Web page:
[00:06:01] And they were showing me how the engines work and the whole design process. And I was just like, wow. And so, in college, it really dawned on me then that I would not have even thought of pursuing this degree path if it weren’t for this woman who had heard through the grapevine that I was considering it and decided to tell me and show me more about it.
[00:06:21] And take time out of her day to have me come to that facility. And so, I wanted at that point then to put a lot more effort into giving exposure to the STEM field to young students. So, I started doing that through university efforts through the Society of Women
Engineers in West Lafayette, Indiana.
[00:06:39] And so once I got to the Bay area, I was like, perfect. That’s bread and butter. I’ll start doing that again. So, I started doing this program called Citizen Schools where they bring in professionals to do a 10-week apprenticeship with students on really any topic. So, you could do dance, there’s chess for example, of course, I did scratch programming which gets people just thinking about programming, but actually being able to physically see a program gets run because it uses visual building blocks. So, it was a lot of fun. I also taught 3D printing as it was just this notion of being able to connect with students in low-income areas and get them exposure to STEM fields without them realizing that it’s not just math. So, that was my first venture into that realm. And then I wanted to start to get a little bit more focused on spending more one-on-one time with someone versus a whole classroom in a short span of time. And so that’s where I started to get involved with the foster care system of Santa Clara County. And I joined a program called Child Advocates, which is a national nonprofit that works with the foster care system.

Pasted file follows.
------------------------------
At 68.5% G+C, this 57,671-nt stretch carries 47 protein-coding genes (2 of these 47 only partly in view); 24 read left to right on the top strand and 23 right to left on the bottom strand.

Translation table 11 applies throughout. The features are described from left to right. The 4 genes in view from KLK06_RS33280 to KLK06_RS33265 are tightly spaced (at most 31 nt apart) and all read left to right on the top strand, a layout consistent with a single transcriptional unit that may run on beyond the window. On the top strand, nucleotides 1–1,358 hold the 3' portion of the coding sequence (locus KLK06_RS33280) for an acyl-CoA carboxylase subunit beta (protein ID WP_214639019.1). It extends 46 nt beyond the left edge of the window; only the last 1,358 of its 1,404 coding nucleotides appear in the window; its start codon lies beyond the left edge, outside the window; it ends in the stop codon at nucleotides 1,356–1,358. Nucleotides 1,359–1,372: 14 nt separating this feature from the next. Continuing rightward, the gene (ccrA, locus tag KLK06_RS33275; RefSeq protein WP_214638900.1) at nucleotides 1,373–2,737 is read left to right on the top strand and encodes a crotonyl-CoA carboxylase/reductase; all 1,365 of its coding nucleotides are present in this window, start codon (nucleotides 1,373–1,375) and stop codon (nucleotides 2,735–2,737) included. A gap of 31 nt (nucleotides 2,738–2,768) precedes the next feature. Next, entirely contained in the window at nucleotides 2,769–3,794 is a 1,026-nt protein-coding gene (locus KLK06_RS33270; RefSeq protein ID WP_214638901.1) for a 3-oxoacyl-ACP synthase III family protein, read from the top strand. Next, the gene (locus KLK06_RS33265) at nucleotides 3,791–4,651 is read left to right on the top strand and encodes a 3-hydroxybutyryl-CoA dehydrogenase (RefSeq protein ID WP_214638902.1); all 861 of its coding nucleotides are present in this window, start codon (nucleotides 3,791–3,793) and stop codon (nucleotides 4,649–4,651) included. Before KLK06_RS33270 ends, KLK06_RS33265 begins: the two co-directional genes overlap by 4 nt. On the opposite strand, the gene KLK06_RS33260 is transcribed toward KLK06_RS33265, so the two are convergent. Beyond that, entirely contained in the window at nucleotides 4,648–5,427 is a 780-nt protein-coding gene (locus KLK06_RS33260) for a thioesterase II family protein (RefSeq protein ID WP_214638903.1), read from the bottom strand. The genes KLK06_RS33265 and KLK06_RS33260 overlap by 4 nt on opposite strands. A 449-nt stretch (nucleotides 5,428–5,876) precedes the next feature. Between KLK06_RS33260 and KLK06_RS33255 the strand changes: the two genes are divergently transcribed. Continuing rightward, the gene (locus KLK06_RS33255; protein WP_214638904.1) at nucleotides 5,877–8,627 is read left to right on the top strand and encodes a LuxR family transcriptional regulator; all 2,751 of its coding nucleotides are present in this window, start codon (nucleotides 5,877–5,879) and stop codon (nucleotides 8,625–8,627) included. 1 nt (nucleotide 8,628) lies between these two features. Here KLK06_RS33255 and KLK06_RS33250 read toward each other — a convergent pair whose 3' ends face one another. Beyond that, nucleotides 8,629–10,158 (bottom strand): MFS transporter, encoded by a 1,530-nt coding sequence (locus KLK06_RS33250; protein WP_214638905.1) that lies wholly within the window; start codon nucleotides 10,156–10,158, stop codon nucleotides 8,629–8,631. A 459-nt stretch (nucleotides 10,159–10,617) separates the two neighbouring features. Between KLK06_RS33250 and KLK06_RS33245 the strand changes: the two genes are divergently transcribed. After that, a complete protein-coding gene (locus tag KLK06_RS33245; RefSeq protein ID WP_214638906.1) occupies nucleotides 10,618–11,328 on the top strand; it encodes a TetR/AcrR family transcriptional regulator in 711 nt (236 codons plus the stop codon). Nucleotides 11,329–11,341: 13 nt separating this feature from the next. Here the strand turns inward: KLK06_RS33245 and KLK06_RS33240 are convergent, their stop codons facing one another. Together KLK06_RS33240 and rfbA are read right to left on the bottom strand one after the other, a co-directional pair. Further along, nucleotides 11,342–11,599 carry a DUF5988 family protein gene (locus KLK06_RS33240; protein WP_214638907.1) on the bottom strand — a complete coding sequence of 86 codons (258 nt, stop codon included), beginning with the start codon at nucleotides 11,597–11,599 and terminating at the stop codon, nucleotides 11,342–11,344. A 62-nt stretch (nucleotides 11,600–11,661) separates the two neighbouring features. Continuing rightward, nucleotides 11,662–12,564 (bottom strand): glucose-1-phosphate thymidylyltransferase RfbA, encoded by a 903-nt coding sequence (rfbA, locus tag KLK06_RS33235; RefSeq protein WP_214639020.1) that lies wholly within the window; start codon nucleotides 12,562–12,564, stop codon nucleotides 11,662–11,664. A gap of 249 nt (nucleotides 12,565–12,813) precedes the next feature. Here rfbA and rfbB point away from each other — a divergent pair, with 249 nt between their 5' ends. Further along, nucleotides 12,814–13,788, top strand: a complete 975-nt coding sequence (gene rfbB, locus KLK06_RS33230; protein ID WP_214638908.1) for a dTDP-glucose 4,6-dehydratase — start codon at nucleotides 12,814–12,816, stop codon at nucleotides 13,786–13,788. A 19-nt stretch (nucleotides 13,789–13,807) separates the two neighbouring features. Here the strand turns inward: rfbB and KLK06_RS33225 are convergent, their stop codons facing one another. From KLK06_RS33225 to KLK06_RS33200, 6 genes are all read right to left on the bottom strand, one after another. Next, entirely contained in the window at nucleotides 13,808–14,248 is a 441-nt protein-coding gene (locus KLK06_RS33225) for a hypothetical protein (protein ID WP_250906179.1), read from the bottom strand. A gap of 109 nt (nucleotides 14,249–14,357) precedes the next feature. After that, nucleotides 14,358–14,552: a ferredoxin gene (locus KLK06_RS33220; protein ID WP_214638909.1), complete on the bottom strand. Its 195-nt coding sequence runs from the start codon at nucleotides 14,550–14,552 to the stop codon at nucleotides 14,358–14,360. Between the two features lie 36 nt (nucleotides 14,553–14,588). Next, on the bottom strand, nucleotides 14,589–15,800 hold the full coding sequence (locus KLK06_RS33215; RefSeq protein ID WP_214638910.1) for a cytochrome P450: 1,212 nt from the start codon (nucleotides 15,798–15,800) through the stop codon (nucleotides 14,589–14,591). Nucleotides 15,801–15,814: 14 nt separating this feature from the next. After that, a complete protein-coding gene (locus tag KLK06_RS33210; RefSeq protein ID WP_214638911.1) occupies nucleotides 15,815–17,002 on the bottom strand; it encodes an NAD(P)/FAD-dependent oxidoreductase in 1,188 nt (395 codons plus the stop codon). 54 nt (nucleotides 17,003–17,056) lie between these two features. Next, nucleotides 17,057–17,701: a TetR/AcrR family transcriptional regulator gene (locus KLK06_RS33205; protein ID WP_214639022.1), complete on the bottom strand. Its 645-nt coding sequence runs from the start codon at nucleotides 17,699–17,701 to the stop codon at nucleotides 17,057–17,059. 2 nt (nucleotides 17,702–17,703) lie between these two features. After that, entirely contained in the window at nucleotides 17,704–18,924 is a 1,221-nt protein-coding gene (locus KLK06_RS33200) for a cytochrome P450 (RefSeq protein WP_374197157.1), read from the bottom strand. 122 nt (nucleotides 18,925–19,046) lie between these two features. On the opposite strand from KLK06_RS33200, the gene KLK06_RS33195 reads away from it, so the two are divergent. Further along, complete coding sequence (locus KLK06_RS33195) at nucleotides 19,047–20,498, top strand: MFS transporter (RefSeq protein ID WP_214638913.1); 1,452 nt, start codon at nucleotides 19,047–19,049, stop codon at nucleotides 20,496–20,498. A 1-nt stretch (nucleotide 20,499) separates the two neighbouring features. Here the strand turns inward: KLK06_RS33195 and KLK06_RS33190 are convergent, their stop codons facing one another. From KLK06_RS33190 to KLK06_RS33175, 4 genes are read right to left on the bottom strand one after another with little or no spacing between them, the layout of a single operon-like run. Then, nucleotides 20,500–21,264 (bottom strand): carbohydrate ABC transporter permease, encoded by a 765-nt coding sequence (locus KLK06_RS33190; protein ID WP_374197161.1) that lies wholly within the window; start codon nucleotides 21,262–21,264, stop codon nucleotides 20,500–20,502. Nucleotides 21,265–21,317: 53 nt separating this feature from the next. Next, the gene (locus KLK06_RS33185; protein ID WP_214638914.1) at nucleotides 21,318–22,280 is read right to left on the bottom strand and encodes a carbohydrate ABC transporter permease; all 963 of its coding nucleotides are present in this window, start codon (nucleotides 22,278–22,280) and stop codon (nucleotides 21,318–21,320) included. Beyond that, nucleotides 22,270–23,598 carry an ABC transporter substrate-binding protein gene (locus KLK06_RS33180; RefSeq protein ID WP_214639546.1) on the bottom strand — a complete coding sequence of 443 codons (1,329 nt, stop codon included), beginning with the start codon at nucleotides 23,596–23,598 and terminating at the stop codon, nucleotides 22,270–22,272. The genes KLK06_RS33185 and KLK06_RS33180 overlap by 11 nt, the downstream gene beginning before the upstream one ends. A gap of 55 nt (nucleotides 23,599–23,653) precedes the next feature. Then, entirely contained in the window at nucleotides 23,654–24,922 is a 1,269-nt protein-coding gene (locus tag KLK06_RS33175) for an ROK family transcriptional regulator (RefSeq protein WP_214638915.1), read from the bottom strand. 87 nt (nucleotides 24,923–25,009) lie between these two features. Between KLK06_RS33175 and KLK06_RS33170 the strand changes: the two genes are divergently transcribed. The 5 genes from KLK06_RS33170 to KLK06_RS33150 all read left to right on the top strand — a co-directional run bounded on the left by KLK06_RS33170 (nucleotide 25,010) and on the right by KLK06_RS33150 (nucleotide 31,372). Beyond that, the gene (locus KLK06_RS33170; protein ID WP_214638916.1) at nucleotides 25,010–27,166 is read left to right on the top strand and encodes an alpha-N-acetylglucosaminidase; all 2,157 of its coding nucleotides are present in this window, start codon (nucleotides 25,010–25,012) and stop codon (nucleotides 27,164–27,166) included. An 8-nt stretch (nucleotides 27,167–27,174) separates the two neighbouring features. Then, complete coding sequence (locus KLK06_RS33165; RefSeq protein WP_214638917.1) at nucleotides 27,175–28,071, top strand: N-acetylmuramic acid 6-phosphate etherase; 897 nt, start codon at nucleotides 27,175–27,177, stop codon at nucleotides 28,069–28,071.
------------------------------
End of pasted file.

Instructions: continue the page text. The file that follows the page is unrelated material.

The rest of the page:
[00:07:47] And they actually get what is called court-appointed special advocates, which is what I was to work with someone in the system to be their advocate and be a voice for them working alongside the social worker throughout their time as a part of the foster care system. So that was another way that I was able to break that barrier of feeling like I was in a bubble of not really feeling like a part of the community when right down the street, as someone is a school that needs professionals to come in and talk about experiences or someone in the foster care system who just needs a bit of guidance. And I think this all stems back a bit to, for me, always having someone at some point having done that for me to help me get to where I am now. So, that’s a little bit of my volunteer journey.